When an application to replace a cottage was rejected, RCKa found that an anomaly in permitted development rules provided the key to giving its clients the home they wanted
In late 2008 the government fundamentally changed the rules governing what adaptations homeowners could make to their properties without obtaining planning permission. This adjustment to existing legislation – known as ‘permitted development’ – was aimed at reducing the number of hoops through which property owners had to jump when making straightforward alterations where these houses conformed to certain stereotypical arrangements: the Victorian terraced house; the 1930s suburban semi; the 1980s detached executive home.
For less conventional dwellings that do not fit neatly into these categories, this has allowed architects to creatively interpret the regulations in order to unlock sites for development that had previously been refused planning permission.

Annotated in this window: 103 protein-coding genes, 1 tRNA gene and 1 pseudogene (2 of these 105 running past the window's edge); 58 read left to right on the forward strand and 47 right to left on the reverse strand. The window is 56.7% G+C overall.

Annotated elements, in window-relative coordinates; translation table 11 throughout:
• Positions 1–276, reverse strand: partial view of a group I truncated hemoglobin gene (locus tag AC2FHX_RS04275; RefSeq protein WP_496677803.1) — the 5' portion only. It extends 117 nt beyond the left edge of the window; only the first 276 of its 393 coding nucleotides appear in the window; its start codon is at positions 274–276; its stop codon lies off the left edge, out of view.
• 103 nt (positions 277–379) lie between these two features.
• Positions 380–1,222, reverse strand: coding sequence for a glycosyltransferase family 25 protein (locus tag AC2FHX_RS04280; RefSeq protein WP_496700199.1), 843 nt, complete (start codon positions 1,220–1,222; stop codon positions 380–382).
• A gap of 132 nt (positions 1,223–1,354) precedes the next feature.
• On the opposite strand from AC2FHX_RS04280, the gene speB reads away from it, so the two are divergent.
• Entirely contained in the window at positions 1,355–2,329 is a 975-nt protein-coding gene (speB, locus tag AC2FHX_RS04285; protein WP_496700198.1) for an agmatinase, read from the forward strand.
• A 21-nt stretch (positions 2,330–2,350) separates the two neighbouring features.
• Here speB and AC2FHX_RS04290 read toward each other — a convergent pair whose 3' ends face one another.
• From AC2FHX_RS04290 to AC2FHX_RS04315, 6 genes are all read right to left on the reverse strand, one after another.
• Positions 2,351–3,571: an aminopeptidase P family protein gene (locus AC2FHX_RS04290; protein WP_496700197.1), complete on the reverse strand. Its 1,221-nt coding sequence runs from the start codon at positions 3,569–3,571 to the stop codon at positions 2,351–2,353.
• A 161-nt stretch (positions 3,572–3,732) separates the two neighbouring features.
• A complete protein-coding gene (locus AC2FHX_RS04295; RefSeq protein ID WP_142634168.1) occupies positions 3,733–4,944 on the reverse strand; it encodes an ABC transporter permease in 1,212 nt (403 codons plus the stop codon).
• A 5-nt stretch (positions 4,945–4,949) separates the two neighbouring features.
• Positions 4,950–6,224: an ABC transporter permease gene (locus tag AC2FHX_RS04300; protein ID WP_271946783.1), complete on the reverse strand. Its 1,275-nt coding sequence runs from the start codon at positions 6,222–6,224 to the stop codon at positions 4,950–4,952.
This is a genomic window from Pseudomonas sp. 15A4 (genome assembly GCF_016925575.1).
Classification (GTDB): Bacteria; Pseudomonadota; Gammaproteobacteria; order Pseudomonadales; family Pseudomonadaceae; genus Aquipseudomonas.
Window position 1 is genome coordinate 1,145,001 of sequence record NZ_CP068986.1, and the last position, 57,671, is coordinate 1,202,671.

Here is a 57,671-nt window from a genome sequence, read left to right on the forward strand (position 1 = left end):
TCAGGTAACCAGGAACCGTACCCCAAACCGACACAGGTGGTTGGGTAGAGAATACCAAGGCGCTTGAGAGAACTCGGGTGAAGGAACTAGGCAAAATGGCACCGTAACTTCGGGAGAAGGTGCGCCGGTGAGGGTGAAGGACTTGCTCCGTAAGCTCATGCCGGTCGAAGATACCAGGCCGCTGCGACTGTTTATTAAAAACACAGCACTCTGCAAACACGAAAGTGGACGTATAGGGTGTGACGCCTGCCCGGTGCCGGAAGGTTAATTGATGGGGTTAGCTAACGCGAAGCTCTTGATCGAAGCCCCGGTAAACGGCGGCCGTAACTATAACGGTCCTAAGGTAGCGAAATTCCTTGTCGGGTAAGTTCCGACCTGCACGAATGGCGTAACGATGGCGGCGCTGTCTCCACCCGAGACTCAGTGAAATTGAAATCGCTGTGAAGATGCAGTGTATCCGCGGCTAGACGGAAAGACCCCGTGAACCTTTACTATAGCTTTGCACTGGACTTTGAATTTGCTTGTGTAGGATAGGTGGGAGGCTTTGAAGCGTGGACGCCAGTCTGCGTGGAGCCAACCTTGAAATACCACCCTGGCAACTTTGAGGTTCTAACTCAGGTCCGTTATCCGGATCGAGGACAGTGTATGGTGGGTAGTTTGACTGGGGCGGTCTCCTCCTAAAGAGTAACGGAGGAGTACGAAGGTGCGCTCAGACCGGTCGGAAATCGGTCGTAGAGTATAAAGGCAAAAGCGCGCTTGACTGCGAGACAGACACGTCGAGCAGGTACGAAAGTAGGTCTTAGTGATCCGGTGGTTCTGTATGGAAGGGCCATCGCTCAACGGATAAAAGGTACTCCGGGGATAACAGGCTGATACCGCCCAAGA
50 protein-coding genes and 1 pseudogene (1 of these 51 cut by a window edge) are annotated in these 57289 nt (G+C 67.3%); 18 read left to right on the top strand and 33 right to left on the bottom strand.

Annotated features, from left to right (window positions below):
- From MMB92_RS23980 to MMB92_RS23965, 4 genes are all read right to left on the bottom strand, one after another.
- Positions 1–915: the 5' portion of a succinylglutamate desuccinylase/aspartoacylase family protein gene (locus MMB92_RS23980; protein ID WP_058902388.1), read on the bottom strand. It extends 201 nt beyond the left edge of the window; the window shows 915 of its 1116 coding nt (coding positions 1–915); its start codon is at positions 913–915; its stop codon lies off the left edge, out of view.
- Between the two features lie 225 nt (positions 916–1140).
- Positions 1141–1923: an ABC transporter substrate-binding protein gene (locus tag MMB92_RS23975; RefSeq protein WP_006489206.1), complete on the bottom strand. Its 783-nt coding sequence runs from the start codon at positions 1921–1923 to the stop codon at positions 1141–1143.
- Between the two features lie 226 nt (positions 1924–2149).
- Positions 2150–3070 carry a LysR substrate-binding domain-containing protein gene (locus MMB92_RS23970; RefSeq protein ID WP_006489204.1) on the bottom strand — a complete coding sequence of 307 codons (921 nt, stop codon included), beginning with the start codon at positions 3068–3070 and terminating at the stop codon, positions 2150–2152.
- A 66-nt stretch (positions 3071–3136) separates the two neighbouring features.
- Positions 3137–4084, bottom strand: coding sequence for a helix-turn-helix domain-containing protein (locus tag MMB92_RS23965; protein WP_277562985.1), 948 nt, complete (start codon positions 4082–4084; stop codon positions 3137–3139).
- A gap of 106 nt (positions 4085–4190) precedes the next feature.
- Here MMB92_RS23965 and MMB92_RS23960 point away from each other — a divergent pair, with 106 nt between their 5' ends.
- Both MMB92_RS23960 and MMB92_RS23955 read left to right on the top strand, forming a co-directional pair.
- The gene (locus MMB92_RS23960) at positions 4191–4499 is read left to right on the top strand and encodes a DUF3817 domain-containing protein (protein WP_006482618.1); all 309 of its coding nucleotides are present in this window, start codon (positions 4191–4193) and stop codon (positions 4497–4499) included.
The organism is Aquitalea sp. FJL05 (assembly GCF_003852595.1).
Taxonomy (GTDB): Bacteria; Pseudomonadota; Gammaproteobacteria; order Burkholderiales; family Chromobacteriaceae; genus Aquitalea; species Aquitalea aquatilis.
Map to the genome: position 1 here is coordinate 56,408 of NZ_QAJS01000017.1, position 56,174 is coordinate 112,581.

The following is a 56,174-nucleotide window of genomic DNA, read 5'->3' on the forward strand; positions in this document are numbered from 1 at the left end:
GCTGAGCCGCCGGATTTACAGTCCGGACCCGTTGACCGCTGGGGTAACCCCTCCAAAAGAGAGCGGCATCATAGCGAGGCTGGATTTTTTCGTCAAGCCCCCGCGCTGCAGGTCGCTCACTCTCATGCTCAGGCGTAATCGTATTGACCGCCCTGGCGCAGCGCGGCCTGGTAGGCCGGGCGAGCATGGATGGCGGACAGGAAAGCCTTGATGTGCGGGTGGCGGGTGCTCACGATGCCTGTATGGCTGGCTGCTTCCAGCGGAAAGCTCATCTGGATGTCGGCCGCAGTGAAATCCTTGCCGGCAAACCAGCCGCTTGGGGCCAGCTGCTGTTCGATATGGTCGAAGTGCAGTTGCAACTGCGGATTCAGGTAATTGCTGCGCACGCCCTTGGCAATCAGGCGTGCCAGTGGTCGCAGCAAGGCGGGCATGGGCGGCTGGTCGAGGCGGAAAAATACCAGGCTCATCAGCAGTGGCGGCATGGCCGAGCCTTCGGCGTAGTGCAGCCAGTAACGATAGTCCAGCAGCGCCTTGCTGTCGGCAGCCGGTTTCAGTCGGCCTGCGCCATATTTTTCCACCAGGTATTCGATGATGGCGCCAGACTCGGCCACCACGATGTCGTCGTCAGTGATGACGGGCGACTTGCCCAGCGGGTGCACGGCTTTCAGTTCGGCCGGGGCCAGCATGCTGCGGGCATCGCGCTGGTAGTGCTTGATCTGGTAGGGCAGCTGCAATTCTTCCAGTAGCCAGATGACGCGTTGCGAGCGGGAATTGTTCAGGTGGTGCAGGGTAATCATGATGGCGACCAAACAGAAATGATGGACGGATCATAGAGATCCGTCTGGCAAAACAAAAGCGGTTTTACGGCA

In broad terms, permitted development provides a series of geometric rules governing how a property can be enlarged without planning permission, provided standard criteria are met. This ‘one size fits all’ approach serves the majority of people very well but, in certain cases, has led to unintended consequences.
In 2006 we were approached by a client who owned a single-storey wooden cottage in the centre of a half-acre plot of land deep within the West Sussex countryside. The land had been in the family for several generations and the house standing on the site had been built by the current owner’s grandfather in the early 1930s.